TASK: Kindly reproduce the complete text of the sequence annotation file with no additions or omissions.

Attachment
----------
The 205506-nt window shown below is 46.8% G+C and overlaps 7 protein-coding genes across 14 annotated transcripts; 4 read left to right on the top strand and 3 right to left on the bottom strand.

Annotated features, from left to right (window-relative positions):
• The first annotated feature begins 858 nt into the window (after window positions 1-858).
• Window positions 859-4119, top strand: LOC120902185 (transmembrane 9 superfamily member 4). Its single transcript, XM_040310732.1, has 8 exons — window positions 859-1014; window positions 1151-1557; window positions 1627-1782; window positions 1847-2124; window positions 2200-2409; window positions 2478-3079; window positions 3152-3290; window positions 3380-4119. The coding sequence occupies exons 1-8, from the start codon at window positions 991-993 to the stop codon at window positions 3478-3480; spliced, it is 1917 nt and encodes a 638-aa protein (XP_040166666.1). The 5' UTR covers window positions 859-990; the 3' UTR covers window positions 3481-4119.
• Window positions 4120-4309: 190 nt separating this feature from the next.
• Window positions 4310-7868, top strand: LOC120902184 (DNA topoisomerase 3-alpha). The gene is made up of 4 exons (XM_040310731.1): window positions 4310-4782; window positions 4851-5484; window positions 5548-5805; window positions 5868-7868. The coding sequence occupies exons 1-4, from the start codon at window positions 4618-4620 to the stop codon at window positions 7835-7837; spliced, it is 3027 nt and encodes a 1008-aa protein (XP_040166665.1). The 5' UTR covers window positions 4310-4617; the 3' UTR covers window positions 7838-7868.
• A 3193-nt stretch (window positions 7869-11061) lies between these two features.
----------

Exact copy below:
The 205506-nt window shown below is 46.8% G+C and overlaps 7 protein-coding genes across 14 annotated transcripts; 4 read left to right on the top strand and 3 right to left on the bottom strand.

Annotated features, from left to right (window-relative positions):
• The first annotated feature begins 858 nt into the window (after window positions 1-858).
• Window positions 859-4119, top strand: LOC120902185 (transmembrane 9 superfamily member 4). Its single transcript, XM_040310732.1, has 8 exons — window positions 859-1014; window positions 1151-1557; window positions 1627-1782; window positions 1847-2124; window positions 2200-2409; window positions 2478-3079; window positions 3152-3290; window positions 3380-4119. The coding sequence occupies exons 1-8, from the start codon at window positions 991-993 to the stop codon at window positions 3478-3480; spliced, it is 1917 nt and encodes a 638-aa protein (XP_040166666.1). The 5' UTR covers window positions 859-990; the 3' UTR covers window positions 3481-4119.
• Window positions 4120-4309: 190 nt separating this feature from the next.
• Window positions 4310-7868, top strand: LOC120902184 (DNA topoisomerase 3-alpha). The gene is made up of 4 exons (XM_040310731.1): window positions 4310-4782; window positions 4851-5484; window positions 5548-5805; window positions 5868-7868. The coding sequence occupies exons 1-4, from the start codon at window positions 4618-4620 to the stop codon at window positions 7835-7837; spliced, it is 3027 nt and encodes a 1008-aa protein (XP_040166665.1). The 5' UTR covers window positions 4310-4617; the 3' UTR covers window positions 7838-7868.
• A 3193-nt stretch (window positions 7869-11061) lies between these two features.